Peel Street circa 1900

People

Eastergate

Ottiwells Terrace, at the bottom of Binn Road, commemorates the site of Ottiwell's Mill.

Its owner, William Horsfall, had barricaded his mill and mounted a cannon to deter Luddites, but he was murdered by them on Crosland Moor in 1812, on his way home from Huddersfield.

Luddites in Marsden

Who were the Luddites? | The Luddites in Marsden | The Luddite myth | Trials at York
'The road from York to Huddersfield' | Letters to Joseph Radcliffe

Who were the Luddites?

The Luddites were an organised group of workers in the textile industry, who destroyed the machinery that was taking their livelihoods. The movement began in 1811 in Nottinghamshire, and quickly spread to Yorkshire, Lancashire, Derbyshire and Leicestershire.

The movement was believed to have been founded by Ned Ludd, but he was never identified, and may well be mythical. Some authorities claim his surname to be Ludlam.
The movement was dedicated to destroying machinery, not people

Lord Liverpool, the Prime Minister, instigated severe measures, culminating in a mass trial at York in 1813. This resulted in executions and transportations against the Luddites

The Luddites in Marsden

Towards the end of the Napoleonic Wars, food was scarce and unemployment was high. James and Enoch Taylor, two brothers who were smiths in Marsden, developed and made a cropping machine that could do the work of 10 hand-croppers. The mill owners in the Marsden area were installing these machines. Enoch Taylor also made sledgehammers, which were called "Enochs", so the Luddites would quip, "Enoch made them, and Enoch shall break them."

Apparently, the law-abiding menfolk of Marsden were stirred to riot by "desperate men of Longroyd Bridge!" The first riot was at the scene of William Horsfall's mill, which had been fortified.

The leader of the Marsden Luddites was George Mellor. He could read and write, and while in prison signed a petition calling for Parliamentary reform. He worked at John Wood's finishing shop at Longroyd Bridge, along with Benjamin Walker, who, according to some, was to betray them eventually. New documentary evidence, however, seems to suggest that this may not be altogether true.

Regular troops and cavalry were brought in and quartered in the village.

The Luddite Myth

The word 'luddite' has come to be used to describe a mindless opposition to change, particularly technological change. However, this is something of a myth. There is no record, for example, of them opposing the new canal in Marsden, nor of any threat to the Taylors' workshop, which made the new machines.. All the violence was against machines in mills, and there appears to have been an element of radical, even revolutionary, political thought in the movement. To lose one's livelihood would mean poverty and starvation, smashing machines carried the death penalty, and trade union activities were illegal. With this in mind, the luddite response seems neither mindless nor unfocussed.

Trials at York

This extract from her book, On the Trail of the Luddites is included here by kind permission of the author, Lesley Kipling. More detailed analysis of the evidence appears in the book.

The Special Commission appointed to try the Luddites opened at York on the 2nd January 1813. More than sixty men awaited trial in York Castle on a variety of charges and all were to be tried as Luddites, though many of them had no connection with the movement. This was not to be a demonstration of justice so much as a "Show Trial", by means of which the government intended to warn any other would-be groups of insurrectionists of the penalties to be faced. Various facts support this argument:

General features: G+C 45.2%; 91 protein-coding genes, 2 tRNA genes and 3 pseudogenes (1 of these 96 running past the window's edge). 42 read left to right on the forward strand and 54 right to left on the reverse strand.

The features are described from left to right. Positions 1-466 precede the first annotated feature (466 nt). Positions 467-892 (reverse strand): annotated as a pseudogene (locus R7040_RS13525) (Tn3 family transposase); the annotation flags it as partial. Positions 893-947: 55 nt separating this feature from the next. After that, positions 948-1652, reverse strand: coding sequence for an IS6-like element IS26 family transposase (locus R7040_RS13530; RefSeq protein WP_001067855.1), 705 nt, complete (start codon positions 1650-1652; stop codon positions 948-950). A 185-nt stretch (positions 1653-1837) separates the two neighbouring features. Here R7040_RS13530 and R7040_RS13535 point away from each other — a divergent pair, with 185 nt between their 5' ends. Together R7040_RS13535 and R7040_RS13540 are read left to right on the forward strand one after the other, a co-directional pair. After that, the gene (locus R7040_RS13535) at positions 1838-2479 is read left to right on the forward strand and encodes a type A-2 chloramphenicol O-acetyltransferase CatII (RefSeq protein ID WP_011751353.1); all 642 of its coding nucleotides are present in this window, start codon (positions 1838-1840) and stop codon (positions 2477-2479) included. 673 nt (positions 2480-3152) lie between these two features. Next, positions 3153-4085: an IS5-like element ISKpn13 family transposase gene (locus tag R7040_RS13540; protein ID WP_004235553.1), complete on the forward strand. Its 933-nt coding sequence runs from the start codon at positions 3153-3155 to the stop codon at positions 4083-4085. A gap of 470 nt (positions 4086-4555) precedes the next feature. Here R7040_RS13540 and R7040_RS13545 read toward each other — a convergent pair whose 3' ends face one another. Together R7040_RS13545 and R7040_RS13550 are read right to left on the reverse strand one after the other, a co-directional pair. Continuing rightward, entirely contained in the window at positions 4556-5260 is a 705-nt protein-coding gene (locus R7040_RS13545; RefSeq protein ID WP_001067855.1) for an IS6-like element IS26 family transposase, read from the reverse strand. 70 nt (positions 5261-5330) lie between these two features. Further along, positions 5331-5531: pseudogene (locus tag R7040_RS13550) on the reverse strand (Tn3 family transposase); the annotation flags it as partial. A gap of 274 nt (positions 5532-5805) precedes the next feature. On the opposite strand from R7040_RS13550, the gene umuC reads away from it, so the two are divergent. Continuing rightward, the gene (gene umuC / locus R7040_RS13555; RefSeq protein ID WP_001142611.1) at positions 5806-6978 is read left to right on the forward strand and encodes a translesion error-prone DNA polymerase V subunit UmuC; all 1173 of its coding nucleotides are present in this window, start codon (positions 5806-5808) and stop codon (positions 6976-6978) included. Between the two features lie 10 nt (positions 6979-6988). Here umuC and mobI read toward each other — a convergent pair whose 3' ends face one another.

1. Plans for the trials had begun in May, 1812 but by mid-September it had been decided to fpostpone them so as not to risk any acquittals or lack of evidence;


  2. Judge Bailey, who had, presided over the trials of the Nottinghamshire Luddites without giviQg any death sentences, had offered his services and could not understand why he was turned down. At the end of October Radcliffe wrote to Fitzwilliam:-- "But pray exclude Judge Bailey from the Commission. His decisions at the last Assizes gave great encouragement to the Luds, who look on him as their friend." The Authorities wanted a "Hanging Judge"!


  3. More than thirty of those held in York Castle were never brought to trial -- they were either discharged without trial or discharged on bail to appear again when called for, which they never were. This was ostensibly an act of clemency, but the truth was the government knew there was insufficient evidence against them (despite the fact that they almost certainly had as much evidence against them as they had against the men who were tried and sentenced). Many of those whose trials were held over claimed damages against the government for wrongful arrest and the like. The government's advisers told them it would be better to pay up rather than risk having some of the informers subjected to public scrutiny again, no matter what evidence they might have. By the end of January public opinion had altered too much to risk further trials.


  4. The alibis for the defence seem to have been totally ignored in most cases, no matter how many .witnesses they had to suppor[ them. As Frank Peel later wrote:--"The Jury seem to have heard them and then to have dismissed the evidence given in their support entirely from their minds, apparently as unworthy of investigation. If they really thought the witnesses in support of these alibis were not to be believed and that they deliberately conspired to deceive the court, they ought to have been proceeded against."